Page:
Our model portfolio is off to a good start, and we added one additional position this month. The model portfolio is constructed according to the Beta Investment Strategy, and we have several other positions on our radar currently. Frankly, we expect this portfolio to skyrocket over the coming years as debt continues to build and negative interest rates continue to spread.

The Zenconomics Report is 100% independent, and all opinions are our own. It is also 100% free, though it is only available to members of our network. For access, simply sign-up using the form below.

We will also send you two free reports as a ‘thank you’ for subscribing.

Assess, Mitigate, Implement, and Prosper is a report detailing the concept and implementation of asset allocation.

The Zenconomics Guide to the Information Age is a 28 page report covering money, commerce, jobs, Bitcoin wallets, peer-to-peer lending, Open Bazaar, freelancing, educational resources, mutual aid societies, the Infinite Banking Concept, peer-to-peer travel, Internet privacy, and numerous other Information Age tips and tricks with an eye on the future.

To financial freedom!

The Beta Investment Strategy

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Journal of a Wayward Philosopher
The Beta Investment Strategy

July 22, 2016
Charlotte, NC

Most people think the secret to making money by investing is to find the stock that will go up. They all want to be an alpha investor, the big man on campus… That’s the whole game, they believe – seeking alpha… But the trouble with alpha is that it is unreliable… In the long run, it’s beta that makes fortunes, not alpha. Every study proves it… A beta strategy is completely different from an alpha strategy. Instead of trying to beat the market, you make the market your friend. It’s not your enemy. You don’t try to beat it; your just want to join it. And go along with it.” – Bill Bonner, Family Fortunes: How to Build Family Wealth and Hold on to It for 100 Years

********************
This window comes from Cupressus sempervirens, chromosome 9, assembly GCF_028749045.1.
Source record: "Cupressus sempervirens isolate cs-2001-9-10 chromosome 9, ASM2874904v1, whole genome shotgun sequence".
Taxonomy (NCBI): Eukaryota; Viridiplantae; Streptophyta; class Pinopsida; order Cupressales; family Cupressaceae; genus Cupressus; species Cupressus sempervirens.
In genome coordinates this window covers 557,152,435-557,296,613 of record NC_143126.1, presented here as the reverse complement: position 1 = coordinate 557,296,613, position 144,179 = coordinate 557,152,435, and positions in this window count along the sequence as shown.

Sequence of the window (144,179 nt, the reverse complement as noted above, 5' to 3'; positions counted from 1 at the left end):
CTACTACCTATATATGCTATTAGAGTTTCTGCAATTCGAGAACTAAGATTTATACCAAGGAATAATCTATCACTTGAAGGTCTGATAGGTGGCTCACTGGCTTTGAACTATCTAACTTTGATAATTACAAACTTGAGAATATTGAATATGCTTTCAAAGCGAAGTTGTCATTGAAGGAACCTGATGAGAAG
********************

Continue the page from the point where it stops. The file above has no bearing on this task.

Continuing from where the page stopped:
The S&P closed out Thursday at $2,165. Gold closed at $1,332 per ounce. Crude Oil closed at $44.56 per barrel, and the 10-year Treasury rate closed at 1.56%. Bitcoin is trading around $655 per BTC today.

Dear Journal,

Wife Rachel and I are back in the Queen City for the weekend with little Maddie in tow. Accustomed only to mountains, pastures, and the wide-open spaces of the countryside, Madison stares up in awe at the tall buildings that loom overhead. Accustomed only to backwood country roads, her father tries very hard not to curse at all of the other motorists he shares the highway with.

We travel back to the city of our marriage this weekend to celebrate a soon-to-be new addition to the world of humanity. Friend Wade will soon be a poppa!

Rachel comes bearing gifts for the mother-to-be Kristi and her soon-to-be son, Thomas. I come to share a stiff drink with Wade and tell him how amazingly hard child-rearing is. Madison has been instructed to wake up crying at 3:00 am to hammer home my point. Continue reading “The Beta Investment Strategy”